MicroRNA-208a regulates CHD9/Notch/p65 protein expression in vitro model

Figure 3
MicroRNA-208a regulates CHD9/Notch/p65 protein expression in vitro model

CHD9, Notch, and p65 protein expression (A–C) by Western blotting; CHD9, Notch, and p65 protein expression (D) by statistical analysis using over-expression of microRNA-208a; qPCR for microRNA-208a expression (E); CHD9, Notch, and p65 protein expression (FH) by Western blotting; CHD9, Notch, and p65 protein expression (I) by statistical analysis using down-regulation of microRNA-208a. **P<0.01 versus negative control group.

Abbreviations: anti-208a, down-regulation of microRNA-208a group; miR-208a, over-expression of microRNA-208a group; Negative, negative control group.

Figure 3
MicroRNA-208a regulates CHD9/Notch/p65 protein expression in vitro model

CHD9, Notch, and p65 protein expression (A–C) by Western blotting; CHD9, Notch, and p65 protein expression (D) by statistical analysis using over-expression of microRNA-208a; qPCR for microRNA-208a expression (E); CHD9, Notch, and p65 protein expression (FH) by Western blotting; CHD9, Notch, and p65 protein expression (I) by statistical analysis using down-regulation of microRNA-208a. **P<0.01 versus negative control group.

Abbreviations: anti-208a, down-regulation of microRNA-208a group; miR-208a, over-expression of microRNA-208a group; Negative, negative control group.

MicroRNA-208a regulates inflammation in vitro model by CHD9

Next, microRNA-208a regulates p65 signal pathways, so we analyzed the effects of microRNA-208a on inflammation in vitro model. As shown in Figure 4A–D, the over-expression of microRNA-208a increased TNF-α, IL-1β, IL-6, and IL-18 levels in vitro model, compared with negative group. Down-regulation of microRNA-208a reduced TNF-α, IL-1β, IL-6, and IL-18 levels in vitro model, compared with negative group (Figure 4E–H). The present study showed that microRNA-208a regulated inflammation in vitro model by CHD9/Notch/p65 signal pathways.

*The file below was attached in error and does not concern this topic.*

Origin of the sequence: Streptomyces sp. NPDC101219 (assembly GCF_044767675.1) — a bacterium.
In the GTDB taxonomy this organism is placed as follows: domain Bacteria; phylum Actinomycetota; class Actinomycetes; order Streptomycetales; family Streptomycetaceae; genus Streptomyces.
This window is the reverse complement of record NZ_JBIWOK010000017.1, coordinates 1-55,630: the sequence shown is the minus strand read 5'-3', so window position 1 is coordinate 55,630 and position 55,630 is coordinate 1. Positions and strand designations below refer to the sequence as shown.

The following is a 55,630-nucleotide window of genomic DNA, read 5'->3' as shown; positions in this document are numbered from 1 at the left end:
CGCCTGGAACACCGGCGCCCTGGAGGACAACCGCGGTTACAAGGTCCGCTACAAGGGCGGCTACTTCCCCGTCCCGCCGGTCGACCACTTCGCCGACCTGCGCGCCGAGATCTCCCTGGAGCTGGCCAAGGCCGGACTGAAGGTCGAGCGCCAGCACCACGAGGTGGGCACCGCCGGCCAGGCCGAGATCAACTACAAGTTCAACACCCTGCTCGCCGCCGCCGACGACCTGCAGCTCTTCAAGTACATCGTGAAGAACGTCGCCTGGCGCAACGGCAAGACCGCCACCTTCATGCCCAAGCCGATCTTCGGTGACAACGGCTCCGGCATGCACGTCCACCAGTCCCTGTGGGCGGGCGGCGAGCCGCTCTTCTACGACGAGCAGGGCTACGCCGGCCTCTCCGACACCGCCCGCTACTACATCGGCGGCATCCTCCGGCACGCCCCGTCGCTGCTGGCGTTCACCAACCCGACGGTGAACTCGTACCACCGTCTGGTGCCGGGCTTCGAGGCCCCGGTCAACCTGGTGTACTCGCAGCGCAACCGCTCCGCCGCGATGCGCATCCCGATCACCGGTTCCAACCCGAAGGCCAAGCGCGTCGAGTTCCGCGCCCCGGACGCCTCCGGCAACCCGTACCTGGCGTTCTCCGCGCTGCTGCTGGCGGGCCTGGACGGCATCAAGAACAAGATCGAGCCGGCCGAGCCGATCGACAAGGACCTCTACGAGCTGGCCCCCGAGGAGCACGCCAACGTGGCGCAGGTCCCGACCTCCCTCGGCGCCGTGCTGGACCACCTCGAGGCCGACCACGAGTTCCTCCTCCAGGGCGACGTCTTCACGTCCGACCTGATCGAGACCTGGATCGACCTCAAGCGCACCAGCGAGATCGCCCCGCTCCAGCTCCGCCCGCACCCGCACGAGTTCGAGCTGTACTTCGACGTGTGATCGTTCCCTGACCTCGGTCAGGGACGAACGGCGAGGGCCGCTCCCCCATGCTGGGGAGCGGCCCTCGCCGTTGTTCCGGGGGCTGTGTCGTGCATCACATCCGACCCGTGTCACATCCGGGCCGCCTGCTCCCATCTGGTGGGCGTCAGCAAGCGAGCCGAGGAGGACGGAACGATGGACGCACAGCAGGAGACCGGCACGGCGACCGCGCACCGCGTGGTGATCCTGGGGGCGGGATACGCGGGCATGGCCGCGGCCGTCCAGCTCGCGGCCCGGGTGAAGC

MicroRNA-208a regulates inflammation in vitro model by CHD9

Figure 4
MicroRNA-208a regulates inflammation in vitro model by CHD9

TNF-α (A), IL-1β (B), IL-6 (C), IL-18 (D) using over-expression of microRNA-208a; TNF-α (E), IL-1β (F), IL-6 (G), IL-18 (H) using down-regulation of microRNA-208a. **P<0.01 versus negative control group.

Abbreviations: anti-208a, down-regulation of microRNA-208a group; miR-208a, over-expression of microRNA-208a group; Negative, negative control group.

Figure 4
MicroRNA-208a regulates inflammation in vitro model by CHD9

TNF-α (A), IL-1β (B), IL-6 (C), IL-18 (D) using over-expression of microRNA-208a; TNF-α (E), IL-1β (F), IL-6 (G), IL-18 (H) using down-regulation of microRNA-208a. **P<0.01 versus negative control group.

Abbreviations: anti-208a, down-regulation of microRNA-208a group; miR-208a, over-expression of microRNA-208a group; Negative, negative control group.

MicroRNA-208a regulates oxidative stress in vitro model by CHD9

Then it was analyzed whether microRNA-208a played a role in oxidative stress in vitro model. Figure 5A–F, showed that over-expression of microRNA-208a promoted MDA levels and ROS content, and inhibited SOD, GSH, and GSH-px levels in vitro model, compared with negative group. Moreover, down-regulation of microRNA-208a reduced MDA levels and ROS content, and increased SOD, GSH, and GSH-px levels in vitro model, compared with negative group (Figure 5G–L). Thus, microRNA-208a also regulated oxidative stress to reduce ROS levels in vitro model by CHD9/Notch signal pathways.